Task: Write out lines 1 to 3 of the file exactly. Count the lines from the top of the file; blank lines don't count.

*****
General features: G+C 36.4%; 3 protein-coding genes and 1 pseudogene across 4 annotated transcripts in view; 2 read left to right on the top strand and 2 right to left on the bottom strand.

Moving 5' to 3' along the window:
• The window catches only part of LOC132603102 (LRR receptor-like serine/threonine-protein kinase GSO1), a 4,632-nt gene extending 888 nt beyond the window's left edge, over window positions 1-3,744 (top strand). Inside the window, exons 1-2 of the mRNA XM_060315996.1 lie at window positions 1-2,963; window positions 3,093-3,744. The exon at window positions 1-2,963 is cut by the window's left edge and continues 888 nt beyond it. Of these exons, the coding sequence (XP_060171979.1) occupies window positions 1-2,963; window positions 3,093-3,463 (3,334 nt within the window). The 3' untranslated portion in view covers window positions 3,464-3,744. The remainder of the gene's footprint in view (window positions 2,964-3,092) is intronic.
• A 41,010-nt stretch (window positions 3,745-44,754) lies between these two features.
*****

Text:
General features: G+C 36.4%; 3 protein-coding genes and 1 pseudogene across 4 annotated transcripts in view; 2 read left to right on the top strand and 2 right to left on the bottom strand.

Moving 5' to 3' along the window:
• The window catches only part of LOC132603102 (LRR receptor-like serine/threonine-protein kinase GSO1), a 4,632-nt gene extending 888 nt beyond the window's left edge, over window positions 1-3,744 (top strand). Inside the window, exons 1-2 of the mRNA XM_060315996.1 lie at window positions 1-2,963; window positions 3,093-3,744. The exon at window positions 1-2,963 is cut by the window's left edge and continues 888 nt beyond it. Of these exons, the coding sequence (XP_060171979.1) occupies window positions 1-2,963; window positions 3,093-3,463 (3,334 nt within the window). The 3' untranslated portion in view covers window positions 3,464-3,744. The remainder of the gene's footprint in view (window positions 2,964-3,092) is intronic.